At  the intersection we gathered our thoughts and met a teacher returning from school.  “Eddie” was a GREAT English speaker who called the police and stayed with us.  He said that although robbery happens quite often in the city, we were in one of the safest neighborhoods in Sao Paulo.   As Rob and Eddie spoke, I squated down to relieve my sore back from all the walking we had done.  In that moment I prayed and thanked the Lord for our safety.  I also told the Lord that I knew the wallet and backpack were gone forever but I asked Him to somehow get them back.  I told Him that I knew He had the power to do this impossible thing.  Rob needed the backpack to carry some things home to the US and of course I wanted my personal info returned.

Eddie thought the police were taking too long to arrive so he called and told them to meet us at the Consulate.  Yep, we got to the Consulate through our new friend Eddie.  It was just a few hundred feet from where we had turned down the side street…figures.

The Consulate was now closed for the day but Eddie got the Portuguese speaking guards to let us in.  We were greeted with great respect by the friendly guards and shortly thereafter by Joe, the head of security.  Joe said that Sao Paulo had 28K armed robbies in the last three months of 2009.   He did not know how many Americans but at least 2 too many now!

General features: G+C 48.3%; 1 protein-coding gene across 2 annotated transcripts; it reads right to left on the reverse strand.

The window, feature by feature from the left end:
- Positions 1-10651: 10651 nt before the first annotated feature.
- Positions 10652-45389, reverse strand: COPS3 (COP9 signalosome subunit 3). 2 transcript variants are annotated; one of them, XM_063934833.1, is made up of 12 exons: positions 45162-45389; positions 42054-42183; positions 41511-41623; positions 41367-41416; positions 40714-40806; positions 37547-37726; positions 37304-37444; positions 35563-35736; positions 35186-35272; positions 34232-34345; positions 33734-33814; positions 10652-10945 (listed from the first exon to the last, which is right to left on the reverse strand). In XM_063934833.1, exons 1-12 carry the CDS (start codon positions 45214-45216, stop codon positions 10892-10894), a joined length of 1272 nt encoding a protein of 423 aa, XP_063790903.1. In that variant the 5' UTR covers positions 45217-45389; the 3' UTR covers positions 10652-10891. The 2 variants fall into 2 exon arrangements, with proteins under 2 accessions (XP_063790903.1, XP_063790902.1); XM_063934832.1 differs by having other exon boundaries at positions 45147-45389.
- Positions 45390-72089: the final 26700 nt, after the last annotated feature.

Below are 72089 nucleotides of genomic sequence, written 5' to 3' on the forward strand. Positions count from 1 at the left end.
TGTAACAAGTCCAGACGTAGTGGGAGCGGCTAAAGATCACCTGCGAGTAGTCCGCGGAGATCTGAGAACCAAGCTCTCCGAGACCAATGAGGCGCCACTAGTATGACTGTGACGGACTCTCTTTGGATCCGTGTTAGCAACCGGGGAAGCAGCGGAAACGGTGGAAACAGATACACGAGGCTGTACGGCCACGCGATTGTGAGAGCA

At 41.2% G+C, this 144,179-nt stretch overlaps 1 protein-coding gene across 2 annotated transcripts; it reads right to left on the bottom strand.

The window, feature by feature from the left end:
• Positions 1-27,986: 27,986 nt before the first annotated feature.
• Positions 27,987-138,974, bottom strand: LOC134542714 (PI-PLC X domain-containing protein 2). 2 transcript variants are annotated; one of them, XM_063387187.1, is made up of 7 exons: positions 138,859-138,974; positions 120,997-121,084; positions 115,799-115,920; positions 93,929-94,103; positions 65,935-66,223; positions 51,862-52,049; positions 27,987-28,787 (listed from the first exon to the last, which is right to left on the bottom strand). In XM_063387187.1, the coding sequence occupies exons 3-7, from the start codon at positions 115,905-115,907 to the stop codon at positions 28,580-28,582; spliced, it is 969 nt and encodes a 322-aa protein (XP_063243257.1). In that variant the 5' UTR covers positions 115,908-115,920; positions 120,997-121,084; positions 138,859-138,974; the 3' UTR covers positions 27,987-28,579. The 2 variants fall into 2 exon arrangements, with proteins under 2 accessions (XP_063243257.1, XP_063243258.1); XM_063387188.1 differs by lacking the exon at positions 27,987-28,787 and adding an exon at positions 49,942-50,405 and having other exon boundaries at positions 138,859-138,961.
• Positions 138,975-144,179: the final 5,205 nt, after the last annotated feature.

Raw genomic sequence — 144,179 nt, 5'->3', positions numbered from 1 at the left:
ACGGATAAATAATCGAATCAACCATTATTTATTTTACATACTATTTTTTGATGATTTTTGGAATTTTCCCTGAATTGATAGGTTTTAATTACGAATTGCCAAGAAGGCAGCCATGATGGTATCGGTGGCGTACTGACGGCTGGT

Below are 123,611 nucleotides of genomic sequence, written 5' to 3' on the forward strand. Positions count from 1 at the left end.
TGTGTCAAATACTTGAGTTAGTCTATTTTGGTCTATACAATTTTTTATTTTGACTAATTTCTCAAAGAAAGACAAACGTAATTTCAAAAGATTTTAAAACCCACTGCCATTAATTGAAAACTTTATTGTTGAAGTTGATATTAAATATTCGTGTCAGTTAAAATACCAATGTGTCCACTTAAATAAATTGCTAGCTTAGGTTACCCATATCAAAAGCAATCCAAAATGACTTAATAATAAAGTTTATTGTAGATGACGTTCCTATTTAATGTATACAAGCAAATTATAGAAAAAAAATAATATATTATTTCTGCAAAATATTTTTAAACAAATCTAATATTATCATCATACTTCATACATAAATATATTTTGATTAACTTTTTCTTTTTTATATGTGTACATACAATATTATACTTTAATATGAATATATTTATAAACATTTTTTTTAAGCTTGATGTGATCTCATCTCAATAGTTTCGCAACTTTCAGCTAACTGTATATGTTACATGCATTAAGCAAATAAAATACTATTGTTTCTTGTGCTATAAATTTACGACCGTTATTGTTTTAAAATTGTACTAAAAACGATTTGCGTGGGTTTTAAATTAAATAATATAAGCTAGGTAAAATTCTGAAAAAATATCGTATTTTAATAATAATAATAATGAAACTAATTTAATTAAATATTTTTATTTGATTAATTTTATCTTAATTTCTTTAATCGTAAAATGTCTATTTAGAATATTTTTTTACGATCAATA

After a few minutes at the Consulate, the local police showed up.  Joe told us that a trip to the police station would take us about three hours to complete.  Joe also mentioned that their investigation would unlikely produce any results so we waved them off.  We decided our report to Joe was sufficient.  Joe was kind enough to call us a cab, even gave us money for the ride, and we went on our way back to the hotel.  Oh, I should also mention that while at the Consulate, I got to call my bank and block my debit card from use.  Whew!

When we returned to the hotel, Rob got his cell phone use blocked (it was in the backpack) and I got my credit card blocked too.  Neither his cell phone nor my credit card had been used following the robbery!  The whole robbery now seemed so senseless.